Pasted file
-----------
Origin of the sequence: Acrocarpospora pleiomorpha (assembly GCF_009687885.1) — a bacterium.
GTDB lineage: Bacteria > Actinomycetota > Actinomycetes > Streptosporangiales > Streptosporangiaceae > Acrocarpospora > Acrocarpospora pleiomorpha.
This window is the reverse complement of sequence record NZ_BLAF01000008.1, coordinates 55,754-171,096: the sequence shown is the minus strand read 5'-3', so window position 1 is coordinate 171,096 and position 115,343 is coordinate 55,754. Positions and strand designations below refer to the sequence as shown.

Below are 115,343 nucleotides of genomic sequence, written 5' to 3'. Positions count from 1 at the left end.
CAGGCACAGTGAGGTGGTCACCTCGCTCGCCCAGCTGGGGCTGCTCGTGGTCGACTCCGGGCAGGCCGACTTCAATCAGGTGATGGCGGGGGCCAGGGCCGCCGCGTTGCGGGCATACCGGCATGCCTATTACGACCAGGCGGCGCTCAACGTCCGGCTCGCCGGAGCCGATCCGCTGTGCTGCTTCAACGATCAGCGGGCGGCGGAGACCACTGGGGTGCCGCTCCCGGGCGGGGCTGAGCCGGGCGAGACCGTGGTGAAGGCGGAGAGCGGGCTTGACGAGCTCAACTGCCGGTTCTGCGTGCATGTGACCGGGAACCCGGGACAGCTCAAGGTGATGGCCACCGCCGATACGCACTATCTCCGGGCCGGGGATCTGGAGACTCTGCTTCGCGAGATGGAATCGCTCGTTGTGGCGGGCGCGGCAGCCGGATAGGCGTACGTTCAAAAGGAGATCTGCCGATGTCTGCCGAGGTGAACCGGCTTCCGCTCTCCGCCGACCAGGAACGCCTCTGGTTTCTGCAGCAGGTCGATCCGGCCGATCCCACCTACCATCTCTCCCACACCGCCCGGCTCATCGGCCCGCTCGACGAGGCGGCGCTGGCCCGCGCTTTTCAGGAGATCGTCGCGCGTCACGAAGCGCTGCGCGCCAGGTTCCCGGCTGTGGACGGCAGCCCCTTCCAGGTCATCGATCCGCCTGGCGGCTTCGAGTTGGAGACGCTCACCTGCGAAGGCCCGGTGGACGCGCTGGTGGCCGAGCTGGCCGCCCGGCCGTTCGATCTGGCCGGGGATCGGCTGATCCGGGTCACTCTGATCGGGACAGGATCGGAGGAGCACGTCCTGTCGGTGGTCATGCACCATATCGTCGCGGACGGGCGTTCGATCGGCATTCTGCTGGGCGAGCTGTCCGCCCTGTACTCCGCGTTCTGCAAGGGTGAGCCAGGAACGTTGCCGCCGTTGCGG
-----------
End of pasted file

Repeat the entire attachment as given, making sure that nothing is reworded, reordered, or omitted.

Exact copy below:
Origin of the sequence: Acrocarpospora pleiomorpha (assembly GCF_009687885.1) — a bacterium.
GTDB lineage: Bacteria > Actinomycetota > Actinomycetes > Streptosporangiales > Streptosporangiaceae > Acrocarpospora > Acrocarpospora pleiomorpha.
This window is the reverse complement of sequence record NZ_BLAF01000008.1, coordinates 55,754-171,096: the sequence shown is the minus strand read 5'-3', so window position 1 is coordinate 171,096 and position 115,343 is coordinate 55,754. Positions and strand designations below refer to the sequence as shown.

Below are 115,343 nucleotides of genomic sequence, written 5' to 3'. Positions count from 1 at the left end.
CAGGCACAGTGAGGTGGTCACCTCGCTCGCCCAGCTGGGGCTGCTCGTGGTCGACTCCGGGCAGGCCGACTTCAATCAGGTGATGGCGGGGGCCAGGGCCGCCGCGTTGCGGGCATACCGGCATGCCTATTACGACCAGGCGGCGCTCAACGTCCGGCTCGCCGGAGCCGATCCGCTGTGCTGCTTCAACGATCAGCGGGCGGCGGAGACCACTGGGGTGCCGCTCCCGGGCGGGGCTGAGCCGGGCGAGACCGTGGTGAAGGCGGAGAGCGGGCTTGACGAGCTCAACTGCCGGTTCTGCGTGCATGTGACCGGGAACCCGGGACAGCTCAAGGTGATGGCCACCGCCGATACGCACTATCTCCGGGCCGGGGATCTGGAGACTCTGCTTCGCGAGATGGAATCGCTCGTTGTGGCGGGCGCGGCAGCCGGATAGGCGTACGTTCAAAAGGAGATCTGCCGATGTCTGCCGAGGTGAACCGGCTTCCGCTCTCCGCCGACCAGGAACGCCTCTGGTTTCTGCAGCAGGTCGATCCGGCCGATCCCACCTACCATCTCTCCCACACCGCCCGGCTCATCGGCCCGCTCGACGAGGCGGCGCTGGCCCGCGCTTTTCAGGAGATCGTCGCGCGTCACGAAGCGCTGCGCGCCAGGTTCCCGGCTGTGGACGGCAGCCCCTTCCAGGTCATCGATCCGCCTGGCGGCTTCGAGTTGGAGACGCTCACCTGCGAAGGCCCGGTGGACGCGCTGGTGGCCGAGCTGGCCGCCCGGCCGTTCGATCTGGCCGGGGATCGGCTGATCCGGGTCACTCTGATCGGGACAGGATCGGAGGAGCACGTCCTGTCGGTGGTCATGCACCATATCGTCGCGGACGGGCGTTCGATCGGCATTCTGCTGGGCGAGCTGTCCGCCCTGTACTCCGCGTTCTGCAAGGGTGAGCCAGGAACGTTGCCGCCGTTGCGG